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<div class="field field-name-comment-body field-type-text-long field-label-hidden"><div class="field-items"><div class="field-item even" property="content:encoded"><p>Do you mean the area equals 9699690 ? Of course the number of possible solution is no more than 2^n, but I do not think there is really an input set has 2^n solutions in our problem. In fact, there are at most n solutions for input set with n integers.<br />Could you please give us an input file (n ordered integers) next time ? Then I can check the number of results by my solver. I believe the test cases are best for demonstration.</p>
</div></div></div>Fri, 03 Jun 2011 03:24:41 +0000刁瑞comment 1490689 at https://software.intel.comAn interesting problem
https://software.intel.com/en-us/comment/1490688#comment-1490688
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<div class="field field-name-comment-body field-type-text-long field-label-hidden"><div class="field-items"><div class="field-item even" property="content:encoded"><p>I think that's not correct.The worst possible combination is one of the form:2*3*5*7*11*13*17*19**...For example for :
<p> 2*3*5*7*11*13*17*19 =9699690</p>
<p>log(9699690)/log(2) =~23.21</p>
<p>But the number of possible solutions is 2^8=256 for that example.</p>
</div></div></div>Thu, 02 Jun 2011 20:35:27 +0000protocoloconcomment 1490688 at https://software.intel.comAn interesting problem
https://software.intel.com/en-us/comment/1490687#comment-1490687
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<div class="field field-name-comment-body field-type-text-long field-label-hidden"><div class="field-items"><div class="field-item even" property="content:encoded"><p>I found <a href="../profile/518207/" rel="nofollow">john_e_lilley</a> shared an input files in other thread <a href="http://software.intel.com/en-us/forums/showpost.php?p=150354">http://software.intel.com/en-us/forums/showpost.php?p=150354</a> which shows an input with 1024 integers may has 11 different results. So the upperbound is at least 1 + log2(n) for input with n integers. <br />However, I do not know if it is the exact upperbound.</p>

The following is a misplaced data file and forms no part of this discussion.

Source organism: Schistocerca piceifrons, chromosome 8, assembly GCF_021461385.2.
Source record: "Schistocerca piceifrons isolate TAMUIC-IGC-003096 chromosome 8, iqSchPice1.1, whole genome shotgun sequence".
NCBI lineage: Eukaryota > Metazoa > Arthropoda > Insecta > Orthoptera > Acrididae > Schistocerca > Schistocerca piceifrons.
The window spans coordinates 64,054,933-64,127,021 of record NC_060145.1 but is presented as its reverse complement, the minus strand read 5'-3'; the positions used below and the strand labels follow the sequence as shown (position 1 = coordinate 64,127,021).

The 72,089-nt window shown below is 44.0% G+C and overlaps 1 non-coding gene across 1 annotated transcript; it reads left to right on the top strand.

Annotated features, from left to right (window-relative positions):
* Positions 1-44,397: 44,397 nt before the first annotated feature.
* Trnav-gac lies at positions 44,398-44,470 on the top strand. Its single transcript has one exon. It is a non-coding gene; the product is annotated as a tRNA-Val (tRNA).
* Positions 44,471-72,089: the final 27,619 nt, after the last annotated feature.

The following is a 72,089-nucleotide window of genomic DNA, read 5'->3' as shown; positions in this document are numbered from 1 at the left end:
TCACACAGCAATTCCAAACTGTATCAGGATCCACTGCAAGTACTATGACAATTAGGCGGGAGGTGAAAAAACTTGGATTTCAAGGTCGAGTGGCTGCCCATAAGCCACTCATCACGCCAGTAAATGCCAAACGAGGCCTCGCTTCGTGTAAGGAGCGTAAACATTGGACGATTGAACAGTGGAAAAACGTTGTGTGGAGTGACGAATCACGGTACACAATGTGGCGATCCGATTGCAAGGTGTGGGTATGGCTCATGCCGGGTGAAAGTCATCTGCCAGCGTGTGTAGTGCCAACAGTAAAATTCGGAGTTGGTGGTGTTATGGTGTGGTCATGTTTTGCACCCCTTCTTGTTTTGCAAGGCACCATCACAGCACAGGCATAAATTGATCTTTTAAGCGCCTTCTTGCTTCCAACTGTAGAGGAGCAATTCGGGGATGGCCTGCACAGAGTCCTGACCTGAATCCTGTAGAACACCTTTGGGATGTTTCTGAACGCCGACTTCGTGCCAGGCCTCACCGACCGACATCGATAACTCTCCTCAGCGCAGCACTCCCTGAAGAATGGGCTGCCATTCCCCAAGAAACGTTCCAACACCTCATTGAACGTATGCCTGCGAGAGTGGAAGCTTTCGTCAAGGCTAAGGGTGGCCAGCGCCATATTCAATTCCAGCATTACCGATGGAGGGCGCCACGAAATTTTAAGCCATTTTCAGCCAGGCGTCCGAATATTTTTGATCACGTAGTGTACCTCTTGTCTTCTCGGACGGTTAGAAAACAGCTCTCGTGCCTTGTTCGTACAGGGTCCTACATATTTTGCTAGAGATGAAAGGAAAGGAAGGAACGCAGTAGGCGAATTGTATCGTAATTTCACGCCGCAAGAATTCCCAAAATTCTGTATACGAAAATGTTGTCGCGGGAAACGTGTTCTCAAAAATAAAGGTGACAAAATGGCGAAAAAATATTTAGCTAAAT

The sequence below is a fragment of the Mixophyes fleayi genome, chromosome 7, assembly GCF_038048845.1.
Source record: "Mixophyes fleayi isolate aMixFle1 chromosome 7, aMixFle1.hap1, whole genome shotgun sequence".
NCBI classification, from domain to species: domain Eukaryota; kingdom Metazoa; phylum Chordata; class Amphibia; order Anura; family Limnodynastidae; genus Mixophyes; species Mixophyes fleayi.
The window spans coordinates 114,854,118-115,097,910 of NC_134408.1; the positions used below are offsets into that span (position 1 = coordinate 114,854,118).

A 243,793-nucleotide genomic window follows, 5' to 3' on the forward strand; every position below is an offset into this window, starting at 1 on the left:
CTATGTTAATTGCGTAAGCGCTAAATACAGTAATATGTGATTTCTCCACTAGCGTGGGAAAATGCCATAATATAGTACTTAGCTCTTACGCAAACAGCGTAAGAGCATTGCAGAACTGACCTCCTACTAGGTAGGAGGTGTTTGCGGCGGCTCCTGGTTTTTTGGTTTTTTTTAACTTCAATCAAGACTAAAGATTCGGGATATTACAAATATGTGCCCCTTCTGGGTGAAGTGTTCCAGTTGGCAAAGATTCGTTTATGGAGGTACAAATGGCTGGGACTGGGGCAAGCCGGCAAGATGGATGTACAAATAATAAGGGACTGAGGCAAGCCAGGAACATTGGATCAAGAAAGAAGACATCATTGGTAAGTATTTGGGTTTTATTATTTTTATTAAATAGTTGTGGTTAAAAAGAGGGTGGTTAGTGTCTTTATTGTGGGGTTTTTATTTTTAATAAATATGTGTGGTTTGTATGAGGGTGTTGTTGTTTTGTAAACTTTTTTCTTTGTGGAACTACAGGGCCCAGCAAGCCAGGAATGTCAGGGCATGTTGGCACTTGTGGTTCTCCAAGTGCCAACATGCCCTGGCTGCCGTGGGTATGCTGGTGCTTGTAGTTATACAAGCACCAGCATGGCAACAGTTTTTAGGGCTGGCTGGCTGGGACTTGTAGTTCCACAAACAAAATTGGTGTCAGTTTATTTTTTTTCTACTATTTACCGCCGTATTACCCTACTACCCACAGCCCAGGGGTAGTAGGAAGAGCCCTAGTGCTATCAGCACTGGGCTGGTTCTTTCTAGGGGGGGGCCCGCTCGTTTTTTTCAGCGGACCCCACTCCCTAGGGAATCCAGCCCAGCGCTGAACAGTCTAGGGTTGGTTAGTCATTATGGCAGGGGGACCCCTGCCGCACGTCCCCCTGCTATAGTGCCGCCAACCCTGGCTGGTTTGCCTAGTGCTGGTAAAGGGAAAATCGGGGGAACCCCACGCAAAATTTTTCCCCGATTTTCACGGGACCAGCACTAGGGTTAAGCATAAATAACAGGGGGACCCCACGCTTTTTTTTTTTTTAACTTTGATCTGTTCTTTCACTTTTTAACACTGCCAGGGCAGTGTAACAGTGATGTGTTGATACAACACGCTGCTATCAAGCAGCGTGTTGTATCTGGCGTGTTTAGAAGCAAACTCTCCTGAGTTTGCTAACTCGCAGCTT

</div></div></div>Thu, 02 Jun 2011 13:27:06 +0000刁瑞comment 1490687 at https://software.intel.comAn interesting problem
https://software.intel.com/en-us/comment/1490686#comment-1490686
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<div class="field field-name-comment-body field-type-text-long field-label-hidden"><div class="field-items"><div class="field-item even" property="content:encoded"><p>Thank you ... but this is not what I mean.<br />I just want to know the upperbound theoretically. If the input consists of n integers, is there any upperbound of the number of results theoretically and how to construct an input to reach the upperbound.</p>
</div></div></div>Thu, 02 Jun 2011 13:20:36 +0000刁瑞comment 1490686 at https://software.intel.comAn interesting problem
https://software.intel.com/en-us/comment/1490685#comment-1490685
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<div class="field field-name-comment-body field-type-text-long field-label-hidden"><div class="field-items"><div class="field-item even" property="content:encoded"><p>Hi,<br />We haven't set any upper bound on the number of different results to report. So, please report all possible.</p>
<p>Thanks<br />-Rama</p>
</div></div></div>Thu, 02 Jun 2011 12:17:44 +0000Rama Kishan Malladi (Intel)comment 1490685 at https://software.intel.com